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Richard Zeits  

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  • U.S. Oil Export Ban: Are There Reasons Not To Repeal? [View article]
    Riverrat,

    "Low cost" is the key word. Are all the Trillions economically competitive?
    Mar 22, 2015. 09:33 PM | 2 Likes Like |Link to Comment
  • U.S. Oil Export Ban: Are There Reasons Not To Repeal? [View article]
    David de los Angeles,

    One can make a mile-long list of things that the U.S. consumes much more than it produces domestically (including t-shirts, sneakers, toys, PCs, and you can continue the list). But very few of those are subject to export ban. Logic?
    Mar 22, 2015. 09:23 PM | 15 Likes Like |Link to Comment
  • U.S. Oil Export Ban: Are There Reasons Not To Repeal? [View article]
    Option Calling,

    Thank you for bringing up EPD in this context. A highly relevant stock. I hope to cover in one of my subsequent notes.
    Mar 22, 2015. 08:40 PM | 1 Like Like |Link to Comment
  • U.S. Oil Export Ban: Are There Reasons Not To Repeal? [View article]
    Aricool,

    Terrific points, thank you.
    Mar 22, 2015. 08:39 PM | 1 Like Like |Link to Comment
  • Oil And Gas Stocks - That Evasive Inflection Point [View article]
    Hi Alexander,

    A fair observation. I have about 300 publicly traded Energy stocks on my screen, which I am sure is far from being exhaustive. The sample in the article includes just 125 of those. So I am sure I have missed some relevant ones.

    Initially, the purpose of this list was to provide a simple tool that would give a quick, intuitive idea of the magnitude of this correction. So I did not try to make the list comprehensive. It is probably time to expand it. Will try in my next update.
    Mar 21, 2015. 03:03 PM | Likes Like |Link to Comment
  • Oil And Gas Stocks - That Evasive Inflection Point [View article]
    Chazsf,

    Thank you for pointing this out, terrific catch. I just checked the model and indeed one cell (dividend input link for Suncor) was corrupted. I submitted the change.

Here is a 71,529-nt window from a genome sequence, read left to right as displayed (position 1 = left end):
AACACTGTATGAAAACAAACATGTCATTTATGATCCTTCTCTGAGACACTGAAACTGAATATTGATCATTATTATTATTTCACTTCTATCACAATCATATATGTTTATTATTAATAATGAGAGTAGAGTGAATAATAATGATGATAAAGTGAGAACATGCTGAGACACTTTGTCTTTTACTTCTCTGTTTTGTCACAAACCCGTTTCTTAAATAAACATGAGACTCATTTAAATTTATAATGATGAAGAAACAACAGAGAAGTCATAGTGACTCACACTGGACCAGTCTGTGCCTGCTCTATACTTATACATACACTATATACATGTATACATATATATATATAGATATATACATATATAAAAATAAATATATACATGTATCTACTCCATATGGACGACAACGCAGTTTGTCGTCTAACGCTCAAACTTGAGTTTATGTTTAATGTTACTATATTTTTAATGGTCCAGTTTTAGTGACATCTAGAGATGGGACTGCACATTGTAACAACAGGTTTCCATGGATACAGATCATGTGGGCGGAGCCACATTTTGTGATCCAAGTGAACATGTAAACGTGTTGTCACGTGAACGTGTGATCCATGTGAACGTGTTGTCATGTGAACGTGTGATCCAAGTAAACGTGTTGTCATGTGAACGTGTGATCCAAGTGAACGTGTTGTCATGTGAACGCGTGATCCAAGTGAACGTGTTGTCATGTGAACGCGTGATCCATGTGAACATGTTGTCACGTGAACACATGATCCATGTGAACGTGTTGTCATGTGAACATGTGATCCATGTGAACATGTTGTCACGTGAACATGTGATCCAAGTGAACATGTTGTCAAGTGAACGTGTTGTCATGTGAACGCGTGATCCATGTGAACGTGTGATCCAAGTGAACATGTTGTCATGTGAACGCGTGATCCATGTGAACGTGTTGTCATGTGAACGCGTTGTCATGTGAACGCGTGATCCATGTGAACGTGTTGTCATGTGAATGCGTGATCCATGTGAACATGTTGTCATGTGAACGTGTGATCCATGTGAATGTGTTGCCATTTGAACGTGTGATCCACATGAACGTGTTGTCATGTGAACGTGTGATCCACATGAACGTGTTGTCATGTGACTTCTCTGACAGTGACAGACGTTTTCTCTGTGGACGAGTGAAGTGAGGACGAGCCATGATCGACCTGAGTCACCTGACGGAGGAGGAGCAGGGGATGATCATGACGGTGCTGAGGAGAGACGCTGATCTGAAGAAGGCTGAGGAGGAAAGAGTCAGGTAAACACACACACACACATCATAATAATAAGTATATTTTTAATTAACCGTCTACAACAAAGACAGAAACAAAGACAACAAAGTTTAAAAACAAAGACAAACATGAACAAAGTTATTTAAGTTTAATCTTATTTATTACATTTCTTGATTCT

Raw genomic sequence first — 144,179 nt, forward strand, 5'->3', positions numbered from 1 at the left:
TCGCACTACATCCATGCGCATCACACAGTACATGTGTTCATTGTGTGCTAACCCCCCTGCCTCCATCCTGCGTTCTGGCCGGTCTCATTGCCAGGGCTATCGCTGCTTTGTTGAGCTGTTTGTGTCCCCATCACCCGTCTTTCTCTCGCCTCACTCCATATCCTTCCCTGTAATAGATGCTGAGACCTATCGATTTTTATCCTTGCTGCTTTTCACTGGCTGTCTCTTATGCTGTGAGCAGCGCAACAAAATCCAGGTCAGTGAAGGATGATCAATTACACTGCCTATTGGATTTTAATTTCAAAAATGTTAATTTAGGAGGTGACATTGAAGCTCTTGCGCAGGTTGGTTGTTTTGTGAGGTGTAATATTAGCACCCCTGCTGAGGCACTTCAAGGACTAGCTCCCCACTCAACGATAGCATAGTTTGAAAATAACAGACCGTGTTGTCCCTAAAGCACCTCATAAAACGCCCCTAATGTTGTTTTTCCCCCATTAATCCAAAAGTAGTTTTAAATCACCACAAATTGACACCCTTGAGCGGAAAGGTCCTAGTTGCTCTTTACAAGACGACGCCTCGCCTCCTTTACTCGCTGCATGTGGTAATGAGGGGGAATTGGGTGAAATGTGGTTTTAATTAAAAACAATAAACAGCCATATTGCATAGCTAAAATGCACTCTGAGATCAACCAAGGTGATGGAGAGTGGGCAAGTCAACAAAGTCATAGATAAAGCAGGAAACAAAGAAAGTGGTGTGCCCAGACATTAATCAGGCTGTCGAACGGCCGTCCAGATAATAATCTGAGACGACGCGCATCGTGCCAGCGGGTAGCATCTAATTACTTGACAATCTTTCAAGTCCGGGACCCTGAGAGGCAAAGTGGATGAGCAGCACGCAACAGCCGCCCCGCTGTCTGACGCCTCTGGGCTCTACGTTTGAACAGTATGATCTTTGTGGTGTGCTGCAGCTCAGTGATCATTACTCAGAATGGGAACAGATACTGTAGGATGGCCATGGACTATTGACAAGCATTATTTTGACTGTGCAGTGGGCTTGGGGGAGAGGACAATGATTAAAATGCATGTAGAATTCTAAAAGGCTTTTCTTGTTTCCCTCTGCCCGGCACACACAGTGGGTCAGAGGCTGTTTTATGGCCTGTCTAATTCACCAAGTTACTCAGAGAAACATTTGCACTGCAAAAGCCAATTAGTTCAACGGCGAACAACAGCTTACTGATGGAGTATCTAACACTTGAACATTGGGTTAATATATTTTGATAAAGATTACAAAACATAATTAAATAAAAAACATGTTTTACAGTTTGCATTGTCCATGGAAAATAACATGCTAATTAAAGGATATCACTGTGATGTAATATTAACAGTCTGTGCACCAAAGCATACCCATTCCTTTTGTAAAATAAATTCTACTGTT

Thank you again.
    Mar 19, 2015. 08:46 PM | 2 Likes Like |Link to Comment
  • Oil And Gas Stocks - That Evasive Inflection Point [View article]
    Mykie,

    This is a complex issue. I will try to bring for discussion some aspects in my next notes.
    Mar 19, 2015. 03:40 PM | 2 Likes Like |Link to Comment
  • Oil And Gas Stocks - That Evasive Inflection Point [View article]
    Mykie,

    That is correct, rig count and production have a time lag. Future production is obviously being lost but current production is still growing.
    Mar 19, 2015. 02:48 PM | Likes Like |Link to Comment
  • Oil And Gas Stocks - That Evasive Inflection Point [View article]
    Waxwing,

    A repeal of the ban may have a modest positive effect on North American prices, mostly in the form of a narrower WTI/Brent differential. Free exports would bring up the price that US producers receive for their growing stream of light sweet grades that are currently landlocked.

    On the other hand, the repeal cannot address (and one might argue, aggravates) the problem of global oversupply. For that bigger issue to be resolved, there are two polar scenarios: (1) prices fall lower quickly and balance is restored, quickly, via shut-ins, or (2) prices stay a somewhat higher but still depressed levels for longer - new investment will decline and that way reduce future supply.